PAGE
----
Rheinholt Niebuhr, a famous theologian once said, “Anything worth doing takes more than a lifetime.”
Let us not underestimate the power of our voices in our communities and the far-reaching effects of social media.
In 2011 after our 2nd Westwood-Mansfield Pediatrics office was running smoothly and I had worked in Cambodia for 10 years and Haiti for 8 years, I asked my partners (after my 25th year in practice) if I could take a sabbatical for a year and attend the Harvard School of Public Health to attain an MPH. With their generous blessing they granted me the year. Off I went to the hardest and most wonderful academic year of my life when I became inspired by Dr. Judy Palfrey and Dr. Greg Connelly in tobacco control. Tobacco-related diseases were the leading cause of preventable, bar none, in the U.S. and the world and had pervaded all socioeconomic classes.
Oddly enough, after completing my MPH, I discovered that my own town, Needham, was the first in the U.S. and possibly the world to have raised the minimum legal sales age of tobacco to 21 years-old thanks to the hard work of PPOC and Needham Pediatrics doctor Alan Stern, M.D. I picked up the banner and started to work with Harvard Pediatrics Professor Dr. Jonathan Winickoff.
Over the next 7 years I attended approximately 170 Board of Health meetings working with the DPH to successfully help Massachusetts become the 6th state in the U.S. to increase the tobacco purchase age to 21. After the summer of 2018, we turned our sites to banning flavors of tobacco in collaboration with Tobacco Free Kids and the American Cancer Society—even taking direct meetings with Massachusetts Attorney General Maura Healey. I attended about 25 Board of Health meetings and lectured 20 schools’ kids and parents on the dangers of JUULing—sometimes to audiences of 400 high schoolers (who were frankly the most fun and funniest to engage).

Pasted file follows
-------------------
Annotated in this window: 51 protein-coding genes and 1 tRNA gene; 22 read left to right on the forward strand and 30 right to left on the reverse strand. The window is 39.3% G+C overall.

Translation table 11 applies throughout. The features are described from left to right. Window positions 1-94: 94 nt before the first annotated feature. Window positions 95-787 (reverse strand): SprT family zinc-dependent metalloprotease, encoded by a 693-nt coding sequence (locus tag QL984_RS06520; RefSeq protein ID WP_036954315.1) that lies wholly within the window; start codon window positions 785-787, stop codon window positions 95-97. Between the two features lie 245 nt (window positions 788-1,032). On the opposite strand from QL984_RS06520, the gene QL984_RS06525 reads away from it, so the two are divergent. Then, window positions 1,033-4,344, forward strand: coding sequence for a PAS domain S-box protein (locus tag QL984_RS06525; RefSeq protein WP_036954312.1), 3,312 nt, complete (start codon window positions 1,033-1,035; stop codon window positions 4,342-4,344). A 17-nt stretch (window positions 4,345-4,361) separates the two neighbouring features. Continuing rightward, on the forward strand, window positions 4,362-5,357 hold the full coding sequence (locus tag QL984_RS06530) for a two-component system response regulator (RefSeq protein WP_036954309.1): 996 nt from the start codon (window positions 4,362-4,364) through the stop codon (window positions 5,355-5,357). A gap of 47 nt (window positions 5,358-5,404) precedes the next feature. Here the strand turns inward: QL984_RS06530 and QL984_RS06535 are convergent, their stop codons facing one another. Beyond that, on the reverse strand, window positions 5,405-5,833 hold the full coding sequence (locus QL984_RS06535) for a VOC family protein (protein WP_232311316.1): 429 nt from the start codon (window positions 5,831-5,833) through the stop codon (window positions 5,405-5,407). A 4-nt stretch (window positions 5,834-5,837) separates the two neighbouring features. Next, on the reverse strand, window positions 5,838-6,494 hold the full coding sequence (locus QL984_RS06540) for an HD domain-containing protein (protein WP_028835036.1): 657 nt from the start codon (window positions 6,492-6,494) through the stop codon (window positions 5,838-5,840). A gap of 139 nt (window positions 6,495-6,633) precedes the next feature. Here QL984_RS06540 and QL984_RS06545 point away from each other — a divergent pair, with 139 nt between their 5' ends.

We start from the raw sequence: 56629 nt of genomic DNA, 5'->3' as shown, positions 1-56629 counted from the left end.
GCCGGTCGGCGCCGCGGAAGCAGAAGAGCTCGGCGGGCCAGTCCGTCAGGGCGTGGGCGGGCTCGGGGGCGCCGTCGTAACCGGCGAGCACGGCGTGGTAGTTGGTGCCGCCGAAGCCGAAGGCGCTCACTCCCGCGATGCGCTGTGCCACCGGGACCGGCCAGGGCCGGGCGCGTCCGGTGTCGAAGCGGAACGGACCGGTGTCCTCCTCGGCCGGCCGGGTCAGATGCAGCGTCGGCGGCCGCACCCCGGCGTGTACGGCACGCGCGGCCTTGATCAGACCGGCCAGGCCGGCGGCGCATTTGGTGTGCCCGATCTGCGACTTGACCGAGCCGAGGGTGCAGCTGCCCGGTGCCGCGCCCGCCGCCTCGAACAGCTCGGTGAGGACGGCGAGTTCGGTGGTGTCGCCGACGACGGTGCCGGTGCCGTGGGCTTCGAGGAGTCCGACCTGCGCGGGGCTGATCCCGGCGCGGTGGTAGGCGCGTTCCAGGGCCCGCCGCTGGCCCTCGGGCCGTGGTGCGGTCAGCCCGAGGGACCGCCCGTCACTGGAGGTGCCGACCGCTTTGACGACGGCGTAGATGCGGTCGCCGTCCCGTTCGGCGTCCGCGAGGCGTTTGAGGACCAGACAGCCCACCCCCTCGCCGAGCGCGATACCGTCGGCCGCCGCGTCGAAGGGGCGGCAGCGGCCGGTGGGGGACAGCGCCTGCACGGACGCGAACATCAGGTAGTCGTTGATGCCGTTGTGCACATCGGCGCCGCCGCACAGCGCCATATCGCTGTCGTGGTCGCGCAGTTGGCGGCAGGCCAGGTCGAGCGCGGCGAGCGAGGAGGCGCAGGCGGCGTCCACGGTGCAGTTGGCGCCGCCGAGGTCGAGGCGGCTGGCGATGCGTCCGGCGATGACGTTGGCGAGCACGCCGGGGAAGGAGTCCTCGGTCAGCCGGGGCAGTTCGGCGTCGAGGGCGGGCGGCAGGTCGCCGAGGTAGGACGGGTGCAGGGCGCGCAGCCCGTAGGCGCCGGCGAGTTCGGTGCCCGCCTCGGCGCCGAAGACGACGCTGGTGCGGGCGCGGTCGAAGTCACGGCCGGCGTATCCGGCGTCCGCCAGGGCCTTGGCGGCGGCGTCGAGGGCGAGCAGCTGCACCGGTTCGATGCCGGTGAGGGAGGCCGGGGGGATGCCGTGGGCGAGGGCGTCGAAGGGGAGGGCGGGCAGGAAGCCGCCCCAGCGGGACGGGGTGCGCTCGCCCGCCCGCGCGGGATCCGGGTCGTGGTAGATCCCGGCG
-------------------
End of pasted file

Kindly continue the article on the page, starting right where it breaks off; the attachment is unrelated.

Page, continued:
Working with Westwood-Mansfield Pediatrics’ social media specialist, Patrick, we launched an awareness campaign about vaping and sent out 9,000 emails to parents in an attempt to quash the growing vaping epidemic. Parents were enormously appreciative and got the message out to other families, which in turn marketed our practice as well. We were successful the first day after asking parents to call House Speaker DeLeo’s office when we found out he received over 140 phone calls. We then expanded our advocacy efforts to middle and high school principals, faith-based organizations, and Parent-Teacher Organizations. I even spoke at the AAP meeting in New Orleans in 2019 along with two other PPOC members- Dr. Jason Reynolds of Wareham Pediatrics and Dr. Fred Kern of Bridgewater Pediatrics.
In December 2019, Governor Charlie Baker signed the most comprehensive bill in the U.S. to ban vaping. Now at least 10 more states are working on a ban. We continue to help support them by reminding them not to exclude mint or menthol. Going back to school and plugging away at this advocacy work has been the most wonderful experience of my career as a pediatrician. I want to thank my partners who allow me 1 day per week to dedicate to my public health and innovation work.